Hot cross bun eggs, frolicsome earls and knickerbocker glory truffles – Prestat, chocolatiers to the Queen are getting ready for Easter. Emma Hagestadt visits a real life chocolate factory
One memorable year, Prestat, chocolatiers to the Queen and the late Queen Mother, forgot to deliver the Royal Easter egg. Following a discreet call from a Lady-in-Waiting, the out-sized egg was popped into a car and dispatched tout de suite to Windsor Castle. Thus honour was preserved on both sides, and the holiday celebrations could begin.
With its shocking pink, daffodil yellow and sky-blue boxes now readily available on the shelves of Waitrose and John Lewis, as well as Liberty, Selfridges and Harrods, Prestat has become the chocolate gift of choice for anyone wanting to make a splash. That’s all down to the hard graft and imagination of half-brothers Nick Crean and Bill Keeling who bought the company in 1998, and now nearly nearly 20 years on, have increased annual turnover from £100,000 to over £5 million, producing 250 tons of chocolates a year. Or as the genial Crean prefers to put it, ‘the equivalent of 25 double-decker buses.’ Not bad for a company that was originally established in 1902 to provide Pall Mall gents with a ready supply of chocolate truffles.
Yet for anyone used to shopping at Prestat’s ritzy shop in Piccadilly’s Princes Arcade, it might come as a surprise that their chocolate is made and packaged on the site of an ex-methadone factory on a tidy industrial park in North Acton. But, as I discovered on a recent visit, there’s no cause for alarm – the plant is every bit as Willy Wonka-ish as you could wish for. Indeed it makes sense that Roald Dahl was a life-long fan of Prestat truffles.
Like other visitors before me, I’m greeted in the boardroom by ranks of carefully labelled chocolates. ‘It’s easy to forget the names otherwise!’ admits Crean, whose job it is, along with his brother and chief recipe-developer, Gaby Koehler, to dream up the latest confections. It might be closer to breakfast than lunch, but I soon find myself happily grazing on Napoleon Truffles (a noble milk-chocolate plinth filled with a classic ganache), and enjoying a preview of the newly created Hot Cross Bun Spiced Easter Egg, which magically melds all the flavours of the holidays into one nostalgic bite.
A former Saatchi and Saatchi executive, Crean takes a Dahlish glee in the naming of new products – the Floricsome Earl, the Tipsy Rum Sailor and the Knickerbocker Glory spring to mind. So aside from the Hot Cross Bun Egg, what other Easter delights does Prestat have up its sleeve? The Red Velvet Egg (a milk chocolate egg containing creamy truffles rolled in crushed raspberries), the bestselling London Gin Easter Egg (a milk chocolate egg flavoured with lemon oil, and filled with white truffles infused with gin and juniper and a lemon-flavoured ganache), and the brightly coloured Hazelnut Chocolate Truffles, created by filling real eggshells, are already popular choices in the pre-Easter run up.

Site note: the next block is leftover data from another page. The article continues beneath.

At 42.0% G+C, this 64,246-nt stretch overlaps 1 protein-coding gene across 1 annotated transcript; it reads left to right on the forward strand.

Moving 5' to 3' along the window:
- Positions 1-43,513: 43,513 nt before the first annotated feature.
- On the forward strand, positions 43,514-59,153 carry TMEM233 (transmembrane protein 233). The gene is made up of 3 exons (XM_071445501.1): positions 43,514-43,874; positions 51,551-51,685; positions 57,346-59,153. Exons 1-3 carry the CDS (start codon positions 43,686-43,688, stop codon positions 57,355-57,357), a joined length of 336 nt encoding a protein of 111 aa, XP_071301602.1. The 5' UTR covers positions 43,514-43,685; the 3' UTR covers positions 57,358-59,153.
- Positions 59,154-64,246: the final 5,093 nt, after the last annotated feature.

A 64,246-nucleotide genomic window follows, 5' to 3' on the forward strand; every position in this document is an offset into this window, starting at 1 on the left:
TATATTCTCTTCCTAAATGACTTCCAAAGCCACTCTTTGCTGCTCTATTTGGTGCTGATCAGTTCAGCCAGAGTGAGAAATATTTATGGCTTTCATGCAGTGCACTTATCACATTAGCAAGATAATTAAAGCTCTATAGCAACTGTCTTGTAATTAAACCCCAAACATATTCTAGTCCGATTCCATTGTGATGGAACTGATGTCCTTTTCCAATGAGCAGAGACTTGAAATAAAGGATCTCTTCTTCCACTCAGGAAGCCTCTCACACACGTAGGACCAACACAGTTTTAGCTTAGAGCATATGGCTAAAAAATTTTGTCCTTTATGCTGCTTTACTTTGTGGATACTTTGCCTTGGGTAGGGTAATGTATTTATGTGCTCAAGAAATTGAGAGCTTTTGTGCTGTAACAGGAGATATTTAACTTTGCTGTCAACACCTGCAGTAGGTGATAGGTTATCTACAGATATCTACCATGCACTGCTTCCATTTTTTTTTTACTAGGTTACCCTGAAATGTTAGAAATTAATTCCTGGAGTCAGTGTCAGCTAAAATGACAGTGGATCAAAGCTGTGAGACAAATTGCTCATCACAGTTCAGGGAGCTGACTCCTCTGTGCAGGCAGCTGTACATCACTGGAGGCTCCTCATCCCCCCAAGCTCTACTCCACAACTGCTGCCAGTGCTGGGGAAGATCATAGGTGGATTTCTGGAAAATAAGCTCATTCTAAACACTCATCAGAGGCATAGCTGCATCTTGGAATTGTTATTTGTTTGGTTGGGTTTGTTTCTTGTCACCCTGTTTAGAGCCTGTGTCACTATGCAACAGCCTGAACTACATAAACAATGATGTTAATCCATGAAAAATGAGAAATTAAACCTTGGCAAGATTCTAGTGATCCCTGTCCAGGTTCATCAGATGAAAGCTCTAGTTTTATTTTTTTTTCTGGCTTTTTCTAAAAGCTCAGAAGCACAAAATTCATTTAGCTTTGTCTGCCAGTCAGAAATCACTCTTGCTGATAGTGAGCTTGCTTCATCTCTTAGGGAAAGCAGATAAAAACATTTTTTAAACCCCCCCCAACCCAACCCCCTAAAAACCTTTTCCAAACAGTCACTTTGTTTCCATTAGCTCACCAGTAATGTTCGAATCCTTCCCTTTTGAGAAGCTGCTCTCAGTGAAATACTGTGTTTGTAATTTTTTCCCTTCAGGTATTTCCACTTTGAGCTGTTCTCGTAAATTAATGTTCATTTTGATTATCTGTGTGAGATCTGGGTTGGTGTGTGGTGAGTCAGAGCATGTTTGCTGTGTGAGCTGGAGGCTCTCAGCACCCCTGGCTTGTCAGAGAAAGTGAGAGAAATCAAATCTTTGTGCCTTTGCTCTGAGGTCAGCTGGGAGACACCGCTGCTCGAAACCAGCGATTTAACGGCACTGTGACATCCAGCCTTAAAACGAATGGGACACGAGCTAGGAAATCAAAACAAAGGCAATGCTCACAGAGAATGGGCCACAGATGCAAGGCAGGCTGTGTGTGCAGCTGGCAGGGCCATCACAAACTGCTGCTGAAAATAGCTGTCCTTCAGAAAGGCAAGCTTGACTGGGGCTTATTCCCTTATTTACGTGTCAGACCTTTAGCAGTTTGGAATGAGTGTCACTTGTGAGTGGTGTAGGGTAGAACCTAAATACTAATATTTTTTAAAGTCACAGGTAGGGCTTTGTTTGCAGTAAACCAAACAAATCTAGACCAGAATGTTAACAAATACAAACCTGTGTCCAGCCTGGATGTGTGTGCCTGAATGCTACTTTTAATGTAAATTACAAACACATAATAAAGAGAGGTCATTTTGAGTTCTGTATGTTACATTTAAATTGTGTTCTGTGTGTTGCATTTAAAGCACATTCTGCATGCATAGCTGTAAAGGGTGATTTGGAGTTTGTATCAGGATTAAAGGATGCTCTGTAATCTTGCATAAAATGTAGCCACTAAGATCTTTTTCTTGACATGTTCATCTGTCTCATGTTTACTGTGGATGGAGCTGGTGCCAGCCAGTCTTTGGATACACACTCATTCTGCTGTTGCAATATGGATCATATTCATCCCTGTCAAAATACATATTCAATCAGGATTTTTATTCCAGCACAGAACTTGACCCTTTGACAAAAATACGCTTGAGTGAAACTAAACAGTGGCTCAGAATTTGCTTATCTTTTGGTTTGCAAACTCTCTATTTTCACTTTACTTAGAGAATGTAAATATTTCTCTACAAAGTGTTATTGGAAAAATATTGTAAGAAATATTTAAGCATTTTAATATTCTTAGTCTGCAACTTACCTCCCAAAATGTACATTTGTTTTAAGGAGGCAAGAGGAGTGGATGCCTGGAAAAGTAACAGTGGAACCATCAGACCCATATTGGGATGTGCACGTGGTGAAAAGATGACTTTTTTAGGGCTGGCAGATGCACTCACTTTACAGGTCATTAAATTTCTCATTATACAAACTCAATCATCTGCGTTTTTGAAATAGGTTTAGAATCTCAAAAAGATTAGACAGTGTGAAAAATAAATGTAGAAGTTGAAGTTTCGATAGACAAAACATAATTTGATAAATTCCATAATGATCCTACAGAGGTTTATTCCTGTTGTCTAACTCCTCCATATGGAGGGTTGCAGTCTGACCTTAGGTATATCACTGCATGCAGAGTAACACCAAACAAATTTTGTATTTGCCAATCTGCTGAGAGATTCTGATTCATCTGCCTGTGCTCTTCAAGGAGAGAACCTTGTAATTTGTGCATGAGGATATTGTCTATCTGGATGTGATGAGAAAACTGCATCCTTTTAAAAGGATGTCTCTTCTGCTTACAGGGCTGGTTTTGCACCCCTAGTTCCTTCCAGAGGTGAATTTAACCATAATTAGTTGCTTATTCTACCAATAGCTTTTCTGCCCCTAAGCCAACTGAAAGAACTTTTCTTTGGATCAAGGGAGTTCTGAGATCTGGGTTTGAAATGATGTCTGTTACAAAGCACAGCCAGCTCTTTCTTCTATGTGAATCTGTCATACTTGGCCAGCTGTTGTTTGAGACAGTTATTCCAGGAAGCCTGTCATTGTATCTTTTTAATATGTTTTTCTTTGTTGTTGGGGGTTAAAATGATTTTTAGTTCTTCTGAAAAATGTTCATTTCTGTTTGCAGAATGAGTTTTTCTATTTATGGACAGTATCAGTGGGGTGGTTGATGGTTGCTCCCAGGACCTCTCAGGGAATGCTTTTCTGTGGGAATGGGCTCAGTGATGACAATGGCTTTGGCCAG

Next stop is the factory floor, compared to Crean as a ‘giant school kitchen’. Unlike most school kitchens, we’re immediately enveloped by a wonderful aroma of cocoa and spices – cardamom, nutmeg, orange and ginger. There’s no chocolate river, but bubbling cauldrons of molten chocolate (white or milk depending on the day), gigantic Bunsen burners, cooling tunnels and frames of jelly awaiting the guillotine’s chop. Refrigerated rooms are conscientiously labelled ‘No Peppermint!’, while large larders are home to marzipan and sugar crystals, and tray upon tray of hand-crafted violet cremes, lime-green quenelles and sea salt caramels. ‘Help yourself!’ commands Crean, brandishing an impressive whisk. The staff are robed in surgical white, and a hushed calm settles over the X-ray machine that scans for any internal abnormalities in the truffle range.
As Prestat is one of the few London artisan chocolatiers to make all its own chocolates, it retains complete control of recipes and the sourcing of ingredients. These days chocolate and its provenance is a serious affair, and Prestat is keen to deliver ‘what customers expect and cocoa farmers deserve’. Prestat’s cocoa is sourced in Ghana, and more recently from a restored plantation in St Vincent and the Grenadines. It’s reassuring to know that Prestat’s chocolate is ‘fairly traded’; Crean is particularly proud of the company’s work with the charity Esoko which sends weather reports and cocoa prices to local farmers via regular text messages.
With sales of Prestat doing a roaring trade in Japan, America and the UAE, Crean and Keeling don’t seem to be in any danger of winding down. As we exit the kitchens and enter the vast packaging hanger, Crean talks of future plans. ‘We are considering food porn…illustrating our products on our packages,’ he elaborates. ‘We like to hook university students young, in the hope that will carry on buying Prestat until they die.’
And aside from the glorious chocolate itself, it’s this cheerful can-do attitude that lies at the heart of Prestat’s success. The company may be garlanded in royal warrants, and their packages wreathed in gold curlicues, but that’s where the snobbishness ends. ‘All Gold! Black Magic! Thorntons! All delicious!’ says Crean. After a quick hunt back at base, I’m waved off to the tube with one of the season’s most sort-after treats: the London Gin Easter Egg. And no, I haven’t cracked it open yet.
Photography by Samuel Chilton-Higgins